We often get questions about where in the U.S. it is possible to build a home without some authority looking over your back and telling you what can and can’t be done. This is especially pertinent to earthbag building since as yet there are no codes that directly apply to this method, meaning that it may be difficult to convince the authorities that it is a safe and sensible thing to do.
I scanned through a new e-book titled “No Building Codes: A Guide to States with No Building Codes”, written by Terry Herb, to see what he has to say. Most states do have mandatory building codes, but there are still 15 states where the existence of codes is a matter of local jurisdiction. Often it is the larger cities that opt for control of building practice, while the the more rural areas are freer. This is true in Alabama, Arkansas, Hawaii, Michigan, Missouri, North Dakota, South Dakota, and Wyoming.
Some states have just a few counties that have yet to establish code requirements. In Arizona there is only one such county (Greenlee); in California there are three (Mendocino, Humbolt, and Nevada) that have adopted the liberal “Limited Density Rural Dwellings” program; Colorado has 15 open counties (including Saguache county where I live); Iowa has eight free counties; Mississippi is mostly free, except for coastal areas where wind and flood codes are enforced.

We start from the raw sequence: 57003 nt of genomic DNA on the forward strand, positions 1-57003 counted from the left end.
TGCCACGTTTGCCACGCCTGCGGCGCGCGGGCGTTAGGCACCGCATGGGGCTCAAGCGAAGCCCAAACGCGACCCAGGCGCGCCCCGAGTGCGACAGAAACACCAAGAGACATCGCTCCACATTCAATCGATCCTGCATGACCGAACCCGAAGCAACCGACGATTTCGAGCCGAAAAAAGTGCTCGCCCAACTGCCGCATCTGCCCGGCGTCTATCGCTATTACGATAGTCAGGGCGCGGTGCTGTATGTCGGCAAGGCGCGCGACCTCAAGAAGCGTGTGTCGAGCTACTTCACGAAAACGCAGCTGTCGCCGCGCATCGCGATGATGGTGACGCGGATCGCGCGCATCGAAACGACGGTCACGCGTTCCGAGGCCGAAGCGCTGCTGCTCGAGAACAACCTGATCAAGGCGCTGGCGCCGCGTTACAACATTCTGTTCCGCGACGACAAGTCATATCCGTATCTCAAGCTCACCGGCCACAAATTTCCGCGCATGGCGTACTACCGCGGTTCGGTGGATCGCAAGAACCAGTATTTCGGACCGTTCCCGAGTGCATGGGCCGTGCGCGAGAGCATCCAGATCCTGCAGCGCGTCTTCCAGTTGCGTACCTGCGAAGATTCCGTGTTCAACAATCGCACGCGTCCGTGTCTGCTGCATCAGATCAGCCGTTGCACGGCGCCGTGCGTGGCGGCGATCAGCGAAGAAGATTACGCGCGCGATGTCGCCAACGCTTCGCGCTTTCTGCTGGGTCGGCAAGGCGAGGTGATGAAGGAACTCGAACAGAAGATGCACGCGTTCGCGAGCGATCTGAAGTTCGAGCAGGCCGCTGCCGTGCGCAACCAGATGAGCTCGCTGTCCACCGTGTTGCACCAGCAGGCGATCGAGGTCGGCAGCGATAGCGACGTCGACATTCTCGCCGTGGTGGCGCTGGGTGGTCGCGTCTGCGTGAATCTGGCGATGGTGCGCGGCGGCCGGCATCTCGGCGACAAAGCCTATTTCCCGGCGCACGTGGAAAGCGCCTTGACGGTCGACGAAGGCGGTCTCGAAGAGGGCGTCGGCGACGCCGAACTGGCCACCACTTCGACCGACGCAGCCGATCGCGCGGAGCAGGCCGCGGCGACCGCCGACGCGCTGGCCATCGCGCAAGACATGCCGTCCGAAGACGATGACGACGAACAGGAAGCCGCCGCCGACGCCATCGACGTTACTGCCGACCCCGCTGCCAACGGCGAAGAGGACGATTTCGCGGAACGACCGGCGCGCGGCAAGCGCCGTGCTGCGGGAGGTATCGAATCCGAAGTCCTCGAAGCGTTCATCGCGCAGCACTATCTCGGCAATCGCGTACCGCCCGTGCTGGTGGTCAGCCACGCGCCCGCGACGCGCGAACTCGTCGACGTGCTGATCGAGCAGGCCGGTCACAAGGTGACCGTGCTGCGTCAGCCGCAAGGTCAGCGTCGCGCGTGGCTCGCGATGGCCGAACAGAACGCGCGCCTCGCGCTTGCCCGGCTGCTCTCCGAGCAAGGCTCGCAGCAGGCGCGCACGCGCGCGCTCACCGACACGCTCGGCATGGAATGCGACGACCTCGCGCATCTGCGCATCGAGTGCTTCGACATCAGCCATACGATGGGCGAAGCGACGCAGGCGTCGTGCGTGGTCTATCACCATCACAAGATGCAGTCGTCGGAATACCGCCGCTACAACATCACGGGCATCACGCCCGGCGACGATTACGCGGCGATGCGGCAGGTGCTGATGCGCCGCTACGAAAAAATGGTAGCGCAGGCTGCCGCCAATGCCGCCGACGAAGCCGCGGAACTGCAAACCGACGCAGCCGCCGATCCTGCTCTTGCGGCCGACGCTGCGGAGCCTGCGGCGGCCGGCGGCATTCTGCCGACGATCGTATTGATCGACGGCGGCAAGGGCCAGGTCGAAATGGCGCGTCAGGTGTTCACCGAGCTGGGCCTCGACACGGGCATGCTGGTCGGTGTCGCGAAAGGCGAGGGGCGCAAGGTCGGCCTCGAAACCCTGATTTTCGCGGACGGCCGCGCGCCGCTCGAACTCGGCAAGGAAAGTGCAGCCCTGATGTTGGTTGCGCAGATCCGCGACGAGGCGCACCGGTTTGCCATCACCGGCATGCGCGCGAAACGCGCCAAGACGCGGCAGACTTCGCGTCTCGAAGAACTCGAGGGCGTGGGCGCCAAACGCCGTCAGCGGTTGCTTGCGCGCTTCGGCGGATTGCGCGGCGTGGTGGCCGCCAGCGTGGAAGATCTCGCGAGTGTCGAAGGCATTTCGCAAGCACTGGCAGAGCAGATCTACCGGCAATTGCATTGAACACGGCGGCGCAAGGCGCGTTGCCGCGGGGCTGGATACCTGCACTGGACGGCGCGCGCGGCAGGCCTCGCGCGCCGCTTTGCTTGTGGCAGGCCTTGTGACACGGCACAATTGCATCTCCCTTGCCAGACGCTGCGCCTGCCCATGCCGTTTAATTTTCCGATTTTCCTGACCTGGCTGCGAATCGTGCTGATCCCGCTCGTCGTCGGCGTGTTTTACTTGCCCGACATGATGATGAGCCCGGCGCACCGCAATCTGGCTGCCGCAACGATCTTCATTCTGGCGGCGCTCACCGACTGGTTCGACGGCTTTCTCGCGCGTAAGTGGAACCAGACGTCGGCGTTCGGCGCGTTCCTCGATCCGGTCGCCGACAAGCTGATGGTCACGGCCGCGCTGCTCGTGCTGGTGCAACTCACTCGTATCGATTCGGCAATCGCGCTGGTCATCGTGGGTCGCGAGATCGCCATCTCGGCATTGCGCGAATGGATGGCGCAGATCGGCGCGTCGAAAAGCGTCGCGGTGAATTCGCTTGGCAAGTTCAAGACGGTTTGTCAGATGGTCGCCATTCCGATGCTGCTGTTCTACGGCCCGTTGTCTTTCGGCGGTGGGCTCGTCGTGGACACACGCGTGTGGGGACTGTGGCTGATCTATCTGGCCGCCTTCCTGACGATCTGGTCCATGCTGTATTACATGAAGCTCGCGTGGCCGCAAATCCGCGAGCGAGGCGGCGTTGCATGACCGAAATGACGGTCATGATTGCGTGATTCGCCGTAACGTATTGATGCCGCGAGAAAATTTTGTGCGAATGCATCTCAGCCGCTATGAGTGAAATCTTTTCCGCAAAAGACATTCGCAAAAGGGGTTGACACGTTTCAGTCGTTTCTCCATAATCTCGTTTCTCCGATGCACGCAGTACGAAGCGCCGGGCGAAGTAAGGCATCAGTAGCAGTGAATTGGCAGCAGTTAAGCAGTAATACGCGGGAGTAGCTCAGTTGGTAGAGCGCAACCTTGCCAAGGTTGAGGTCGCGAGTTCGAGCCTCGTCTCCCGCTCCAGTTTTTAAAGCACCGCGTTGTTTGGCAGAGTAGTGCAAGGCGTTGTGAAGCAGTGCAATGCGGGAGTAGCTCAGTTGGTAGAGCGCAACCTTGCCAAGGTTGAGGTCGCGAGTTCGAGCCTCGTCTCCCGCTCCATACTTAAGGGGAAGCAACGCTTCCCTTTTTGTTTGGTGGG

Special cases are Tennessee, which is now in transition from having no codes to having mandatory control, and Texas, which does have state codes, but enforcement seems to be very lax. Of course the situation is always changing, so it behooves anyone planning to move to a code-free region to find out specifically what the situation is there.
The book that provided this information contains a wealth of other related advise and data that is well worth the price of the book, and since it is an e-book it can easily be kept up to date.
Since I have lived in a code-free county for many years, I have witnessed the effect that this has had on the type of building being done. One might think that with this freedom would come much sloppy and irresponsible construction, and there is certainly some of this…but not much. Most people want to live in a safe, durable home that will hold its value over time, so most building is just as carefully researched and executed as in areas with codes. The main difference is that there is greater diversity in styles and materials choices, with many people opting for more sustainable and natural approaches to building.
Where I live you can easily find homes built with strawbales, earthbags, adobe, cordwood, rammed earth, and recycled materials. It actually seems that people here are being more responsible, since they are actively seeking to live more sustainably. This attitude is slowing moving more into the mainstream; California is the first state that has actually adopted new green building codes.
I lived in Mexico for many years, and building codes are virtually unknown there. They don’t really need them because building practice is so standardized that the same methods are in use from one end of the country to the other. That cultural uniformity assures that most buildings are actually built to high seismic standards, with reinforced concrete bond beams and columns and masonry infill. Nobody has fire insurance because their buildings will not burn. Obviously building codes do not necessary make for safer buildings.